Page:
"Two days later, another pilot from my squadron was shot down and killed. We were all angry." Disdaining prudence, his squadron executed a nighttime "alpha strike" on an enemy position. Two of the attack craft managed to get to the target area. When Ken lowered the nose of his Skyhawk and rolled in on the target, he said, reliving the moment, "all hell broke loose. Flak was everywhere. It looked like fluorescent-colored golf balls, beautiful and deadly. All of a sudden, I heard this voice telling me what the squad leader had told us: ‘Go to your gauges. Go to your gauges.' Good thing I remembered, too. I bottomed out at 500 feet before pulling up.
"And then it was totally, totally silent. I couldn't hear a thing. So I'm thinking, ‘I'm dead and this is what it's like in pilot heaven.' Then I pinched myself. I'm alive. When I checked, I found that all the communications cords had come unplugged."
Flying back to the USS Coral Sea, the XO, who had been piloting the other fighter, said he had never seen flak that heavy. Storms, though, was shaken by his experience. "I'm not putting my body and my mind through this any more," he decided. But once he landed and went to the ready room, a throng of pilots and crew was there, applauding him. He was given a bottle of brandy. All was well again in his world, if only for a little while.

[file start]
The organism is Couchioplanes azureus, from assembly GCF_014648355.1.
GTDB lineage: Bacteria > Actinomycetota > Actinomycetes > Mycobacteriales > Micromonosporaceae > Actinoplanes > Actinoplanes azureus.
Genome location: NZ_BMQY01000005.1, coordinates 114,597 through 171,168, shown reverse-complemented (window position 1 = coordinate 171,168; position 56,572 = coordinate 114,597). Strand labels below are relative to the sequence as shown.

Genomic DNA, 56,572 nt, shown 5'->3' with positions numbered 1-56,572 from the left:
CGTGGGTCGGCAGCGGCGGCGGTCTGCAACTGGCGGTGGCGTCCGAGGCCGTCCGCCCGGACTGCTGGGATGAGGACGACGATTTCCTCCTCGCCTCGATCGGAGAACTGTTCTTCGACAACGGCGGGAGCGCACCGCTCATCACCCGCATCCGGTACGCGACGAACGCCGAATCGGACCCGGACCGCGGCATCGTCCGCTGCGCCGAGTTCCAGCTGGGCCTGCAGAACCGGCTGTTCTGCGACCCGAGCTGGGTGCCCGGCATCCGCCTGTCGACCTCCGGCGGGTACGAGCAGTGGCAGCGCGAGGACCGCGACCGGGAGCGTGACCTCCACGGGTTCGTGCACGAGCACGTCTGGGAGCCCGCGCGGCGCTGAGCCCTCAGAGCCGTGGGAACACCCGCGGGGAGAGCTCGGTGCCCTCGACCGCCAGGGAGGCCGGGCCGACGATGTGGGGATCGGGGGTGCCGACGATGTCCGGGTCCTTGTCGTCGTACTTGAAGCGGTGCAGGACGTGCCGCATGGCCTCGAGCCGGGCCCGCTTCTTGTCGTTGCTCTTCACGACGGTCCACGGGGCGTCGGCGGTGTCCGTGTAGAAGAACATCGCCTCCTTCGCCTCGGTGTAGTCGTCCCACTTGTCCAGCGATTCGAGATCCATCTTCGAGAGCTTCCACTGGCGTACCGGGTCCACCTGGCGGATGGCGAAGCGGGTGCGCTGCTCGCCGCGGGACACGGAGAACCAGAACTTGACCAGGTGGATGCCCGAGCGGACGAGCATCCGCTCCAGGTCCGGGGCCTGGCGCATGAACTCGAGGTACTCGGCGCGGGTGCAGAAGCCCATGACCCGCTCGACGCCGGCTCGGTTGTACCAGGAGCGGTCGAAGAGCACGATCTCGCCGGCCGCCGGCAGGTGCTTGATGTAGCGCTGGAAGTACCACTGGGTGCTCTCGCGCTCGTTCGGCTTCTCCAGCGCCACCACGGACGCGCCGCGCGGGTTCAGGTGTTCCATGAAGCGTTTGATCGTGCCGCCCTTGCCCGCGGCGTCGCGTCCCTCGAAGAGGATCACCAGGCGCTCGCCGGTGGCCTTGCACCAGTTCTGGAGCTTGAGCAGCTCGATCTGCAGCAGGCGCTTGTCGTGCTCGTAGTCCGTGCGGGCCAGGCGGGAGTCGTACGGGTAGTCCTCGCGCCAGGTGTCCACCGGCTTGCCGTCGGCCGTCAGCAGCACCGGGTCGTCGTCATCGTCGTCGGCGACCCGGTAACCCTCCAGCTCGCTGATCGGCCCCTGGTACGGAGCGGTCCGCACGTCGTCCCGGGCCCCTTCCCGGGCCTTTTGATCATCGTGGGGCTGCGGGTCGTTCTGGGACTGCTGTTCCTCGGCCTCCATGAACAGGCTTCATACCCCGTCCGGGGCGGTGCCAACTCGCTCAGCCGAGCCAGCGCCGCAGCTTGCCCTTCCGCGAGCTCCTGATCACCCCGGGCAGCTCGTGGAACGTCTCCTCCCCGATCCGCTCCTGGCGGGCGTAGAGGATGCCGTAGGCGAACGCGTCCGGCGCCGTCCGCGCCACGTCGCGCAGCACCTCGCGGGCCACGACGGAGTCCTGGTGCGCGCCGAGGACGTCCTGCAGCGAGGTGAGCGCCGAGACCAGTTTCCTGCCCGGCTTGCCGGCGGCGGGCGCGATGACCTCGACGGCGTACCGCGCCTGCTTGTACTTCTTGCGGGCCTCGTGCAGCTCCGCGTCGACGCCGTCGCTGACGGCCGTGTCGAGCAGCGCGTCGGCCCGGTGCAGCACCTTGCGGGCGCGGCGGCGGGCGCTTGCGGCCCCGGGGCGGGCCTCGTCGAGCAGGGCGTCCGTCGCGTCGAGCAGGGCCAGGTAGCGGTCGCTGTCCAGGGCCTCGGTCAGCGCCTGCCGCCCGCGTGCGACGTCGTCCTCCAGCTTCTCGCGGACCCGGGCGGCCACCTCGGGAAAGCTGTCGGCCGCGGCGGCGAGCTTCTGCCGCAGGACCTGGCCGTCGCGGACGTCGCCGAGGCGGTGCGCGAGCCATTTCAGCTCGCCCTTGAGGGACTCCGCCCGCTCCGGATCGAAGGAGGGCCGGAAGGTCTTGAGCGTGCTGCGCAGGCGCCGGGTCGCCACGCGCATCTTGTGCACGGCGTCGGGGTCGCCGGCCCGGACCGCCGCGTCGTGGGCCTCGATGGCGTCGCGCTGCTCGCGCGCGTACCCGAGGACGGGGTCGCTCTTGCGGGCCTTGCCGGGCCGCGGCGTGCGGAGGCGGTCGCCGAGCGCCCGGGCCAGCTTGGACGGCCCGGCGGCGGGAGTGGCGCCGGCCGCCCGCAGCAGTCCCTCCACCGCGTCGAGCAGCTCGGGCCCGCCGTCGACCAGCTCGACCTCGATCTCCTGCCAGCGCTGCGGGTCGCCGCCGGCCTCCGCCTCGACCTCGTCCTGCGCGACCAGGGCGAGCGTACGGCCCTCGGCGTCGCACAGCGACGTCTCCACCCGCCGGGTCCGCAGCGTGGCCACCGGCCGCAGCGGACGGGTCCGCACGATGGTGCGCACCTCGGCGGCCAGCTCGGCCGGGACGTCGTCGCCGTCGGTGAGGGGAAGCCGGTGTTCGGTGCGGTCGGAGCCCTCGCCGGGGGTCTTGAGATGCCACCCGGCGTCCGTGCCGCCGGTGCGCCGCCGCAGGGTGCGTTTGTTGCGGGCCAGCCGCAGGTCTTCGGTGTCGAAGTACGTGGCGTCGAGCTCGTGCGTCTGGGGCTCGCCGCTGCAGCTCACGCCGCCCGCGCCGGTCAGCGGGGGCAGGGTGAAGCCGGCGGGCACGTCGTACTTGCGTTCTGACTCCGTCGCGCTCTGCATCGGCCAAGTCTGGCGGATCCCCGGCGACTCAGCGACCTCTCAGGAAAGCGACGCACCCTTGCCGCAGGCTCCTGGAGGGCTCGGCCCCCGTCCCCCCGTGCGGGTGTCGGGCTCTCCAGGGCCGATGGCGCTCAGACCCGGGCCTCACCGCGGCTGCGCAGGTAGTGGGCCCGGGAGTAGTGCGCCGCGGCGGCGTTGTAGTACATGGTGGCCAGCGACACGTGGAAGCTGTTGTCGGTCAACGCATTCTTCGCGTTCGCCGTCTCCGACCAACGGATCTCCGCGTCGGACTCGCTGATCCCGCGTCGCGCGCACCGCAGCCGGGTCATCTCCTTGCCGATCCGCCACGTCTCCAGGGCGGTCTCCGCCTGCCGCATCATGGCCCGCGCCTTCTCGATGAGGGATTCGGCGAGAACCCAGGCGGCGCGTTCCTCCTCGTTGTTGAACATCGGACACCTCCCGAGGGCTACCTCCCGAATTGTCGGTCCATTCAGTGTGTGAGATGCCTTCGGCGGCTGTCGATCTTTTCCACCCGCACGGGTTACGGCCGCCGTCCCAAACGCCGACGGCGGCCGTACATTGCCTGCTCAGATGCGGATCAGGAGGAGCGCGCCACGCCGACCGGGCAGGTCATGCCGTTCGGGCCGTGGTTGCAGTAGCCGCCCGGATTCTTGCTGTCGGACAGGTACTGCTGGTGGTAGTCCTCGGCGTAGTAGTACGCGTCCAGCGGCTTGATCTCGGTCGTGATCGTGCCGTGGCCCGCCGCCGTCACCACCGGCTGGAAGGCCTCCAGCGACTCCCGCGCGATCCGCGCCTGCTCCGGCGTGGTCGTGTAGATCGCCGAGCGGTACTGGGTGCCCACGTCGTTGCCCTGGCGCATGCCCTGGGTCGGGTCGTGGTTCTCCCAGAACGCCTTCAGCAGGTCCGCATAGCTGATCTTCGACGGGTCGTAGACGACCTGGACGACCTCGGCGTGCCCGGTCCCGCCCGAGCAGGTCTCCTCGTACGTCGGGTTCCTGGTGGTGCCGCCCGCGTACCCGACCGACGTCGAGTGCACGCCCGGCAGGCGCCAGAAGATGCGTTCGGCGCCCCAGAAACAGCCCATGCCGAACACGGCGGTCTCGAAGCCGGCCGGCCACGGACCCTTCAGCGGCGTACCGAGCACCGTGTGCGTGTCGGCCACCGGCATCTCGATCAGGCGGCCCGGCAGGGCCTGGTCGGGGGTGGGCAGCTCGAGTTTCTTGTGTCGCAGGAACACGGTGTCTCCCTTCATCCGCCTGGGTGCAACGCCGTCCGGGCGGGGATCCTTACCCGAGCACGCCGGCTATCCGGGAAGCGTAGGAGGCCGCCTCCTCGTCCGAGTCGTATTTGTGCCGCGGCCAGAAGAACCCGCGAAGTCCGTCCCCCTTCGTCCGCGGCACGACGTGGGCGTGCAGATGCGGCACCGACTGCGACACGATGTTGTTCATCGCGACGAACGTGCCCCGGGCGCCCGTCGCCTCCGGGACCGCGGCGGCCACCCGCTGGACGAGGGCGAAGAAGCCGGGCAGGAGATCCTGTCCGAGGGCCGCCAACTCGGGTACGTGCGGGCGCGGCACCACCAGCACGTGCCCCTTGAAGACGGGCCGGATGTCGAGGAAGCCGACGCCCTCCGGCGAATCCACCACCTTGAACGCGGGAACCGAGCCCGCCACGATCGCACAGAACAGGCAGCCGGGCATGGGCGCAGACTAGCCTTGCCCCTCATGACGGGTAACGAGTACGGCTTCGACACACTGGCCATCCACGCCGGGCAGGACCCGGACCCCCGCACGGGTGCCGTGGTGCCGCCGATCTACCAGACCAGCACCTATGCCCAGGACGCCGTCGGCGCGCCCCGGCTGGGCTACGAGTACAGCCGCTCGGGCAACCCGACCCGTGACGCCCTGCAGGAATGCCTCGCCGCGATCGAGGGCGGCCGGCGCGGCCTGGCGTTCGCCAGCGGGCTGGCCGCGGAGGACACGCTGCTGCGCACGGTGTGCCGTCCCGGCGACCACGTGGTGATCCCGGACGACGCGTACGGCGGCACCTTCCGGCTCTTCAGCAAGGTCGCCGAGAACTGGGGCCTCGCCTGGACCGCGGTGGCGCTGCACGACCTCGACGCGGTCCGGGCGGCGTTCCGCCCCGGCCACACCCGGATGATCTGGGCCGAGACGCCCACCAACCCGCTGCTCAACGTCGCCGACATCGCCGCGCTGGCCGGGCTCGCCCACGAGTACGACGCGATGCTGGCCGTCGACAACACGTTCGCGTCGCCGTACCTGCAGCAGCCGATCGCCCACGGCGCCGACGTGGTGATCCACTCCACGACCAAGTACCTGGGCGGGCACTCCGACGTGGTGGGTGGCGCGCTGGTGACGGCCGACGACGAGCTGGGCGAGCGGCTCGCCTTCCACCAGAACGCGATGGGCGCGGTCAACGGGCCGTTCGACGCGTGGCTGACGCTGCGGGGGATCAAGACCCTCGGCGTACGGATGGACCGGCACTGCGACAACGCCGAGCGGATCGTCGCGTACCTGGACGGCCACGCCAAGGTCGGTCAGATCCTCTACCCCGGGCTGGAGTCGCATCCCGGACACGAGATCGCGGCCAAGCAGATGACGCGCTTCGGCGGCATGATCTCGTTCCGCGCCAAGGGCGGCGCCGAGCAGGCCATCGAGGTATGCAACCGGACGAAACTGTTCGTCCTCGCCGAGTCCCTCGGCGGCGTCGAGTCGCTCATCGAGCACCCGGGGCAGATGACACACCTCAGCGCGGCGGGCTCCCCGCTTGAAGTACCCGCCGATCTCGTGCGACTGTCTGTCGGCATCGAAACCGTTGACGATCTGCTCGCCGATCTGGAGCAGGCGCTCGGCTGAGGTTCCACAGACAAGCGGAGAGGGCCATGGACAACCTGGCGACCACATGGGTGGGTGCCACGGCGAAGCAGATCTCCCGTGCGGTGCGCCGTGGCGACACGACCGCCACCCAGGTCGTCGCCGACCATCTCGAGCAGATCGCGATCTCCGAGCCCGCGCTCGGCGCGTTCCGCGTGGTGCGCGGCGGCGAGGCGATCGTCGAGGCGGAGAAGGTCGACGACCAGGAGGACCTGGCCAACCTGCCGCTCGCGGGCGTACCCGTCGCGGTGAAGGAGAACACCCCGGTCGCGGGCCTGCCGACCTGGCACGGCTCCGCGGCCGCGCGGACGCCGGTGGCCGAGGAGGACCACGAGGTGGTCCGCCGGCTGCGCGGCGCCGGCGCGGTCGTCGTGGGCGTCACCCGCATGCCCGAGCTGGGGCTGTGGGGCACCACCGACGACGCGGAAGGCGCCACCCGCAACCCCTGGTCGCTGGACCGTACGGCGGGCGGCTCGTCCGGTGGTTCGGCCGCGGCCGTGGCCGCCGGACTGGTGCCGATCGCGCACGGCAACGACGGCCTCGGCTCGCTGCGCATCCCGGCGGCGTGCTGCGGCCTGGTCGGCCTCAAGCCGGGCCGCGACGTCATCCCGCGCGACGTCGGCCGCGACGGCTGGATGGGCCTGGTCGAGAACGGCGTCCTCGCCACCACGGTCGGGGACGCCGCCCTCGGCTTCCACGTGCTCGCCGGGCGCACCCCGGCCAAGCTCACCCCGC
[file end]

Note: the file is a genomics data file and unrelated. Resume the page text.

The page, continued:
"We used to talk about how one in six of us pilots would not make it back," Ken reflected. "In that squadron, four of the six didn't make it back."
SAM and Jane
On his last tour in Southeast Asia, this time piloting a recon craft, he helped give lie to a statement made by Jane Fonda, who was then visiting North Vietnam on a "peace mission."
"She said we had been bombing dikes, killing civilians, not hitting military targets," Ken said. "So my mission was to recon and photo the very dike she had claimed we'd destroyed. I was to fly over the target with a fighter escort. It was my third mission in 18 hours. The weather was awful, and we got a call to abort. But then I got a call from the admiral telling me to go in. I left my escort and went in alone. And when I pressed in on the target I saw the orange glow of surface-to-air missiles. I got the photos - evidence that there was a SAM site right on top of the dike."